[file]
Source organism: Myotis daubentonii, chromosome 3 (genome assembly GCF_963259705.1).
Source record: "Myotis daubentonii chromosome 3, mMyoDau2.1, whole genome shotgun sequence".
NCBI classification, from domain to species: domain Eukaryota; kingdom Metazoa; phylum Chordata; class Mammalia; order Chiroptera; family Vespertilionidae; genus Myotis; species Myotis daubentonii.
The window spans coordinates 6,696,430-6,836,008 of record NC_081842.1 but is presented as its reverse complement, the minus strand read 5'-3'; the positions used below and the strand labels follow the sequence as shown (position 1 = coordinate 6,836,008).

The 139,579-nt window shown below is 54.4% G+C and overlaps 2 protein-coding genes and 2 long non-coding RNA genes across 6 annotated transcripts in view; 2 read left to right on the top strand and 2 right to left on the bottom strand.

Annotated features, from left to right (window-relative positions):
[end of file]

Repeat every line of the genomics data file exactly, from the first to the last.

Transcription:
Source organism: Myotis daubentonii, chromosome 3 (genome assembly GCF_963259705.1).
Source record: "Myotis daubentonii chromosome 3, mMyoDau2.1, whole genome shotgun sequence".
NCBI classification, from domain to species: domain Eukaryota; kingdom Metazoa; phylum Chordata; class Mammalia; order Chiroptera; family Vespertilionidae; genus Myotis; species Myotis daubentonii.
The window spans coordinates 6,696,430-6,836,008 of record NC_081842.1 but is presented as its reverse complement, the minus strand read 5'-3'; the positions used below and the strand labels follow the sequence as shown (position 1 = coordinate 6,836,008).

The 139,579-nt window shown below is 54.4% G+C and overlaps 2 protein-coding genes and 2 long non-coding RNA genes across 6 annotated transcripts in view; 2 read left to right on the top strand and 2 right to left on the bottom strand.

Annotated features, from left to right (window-relative positions):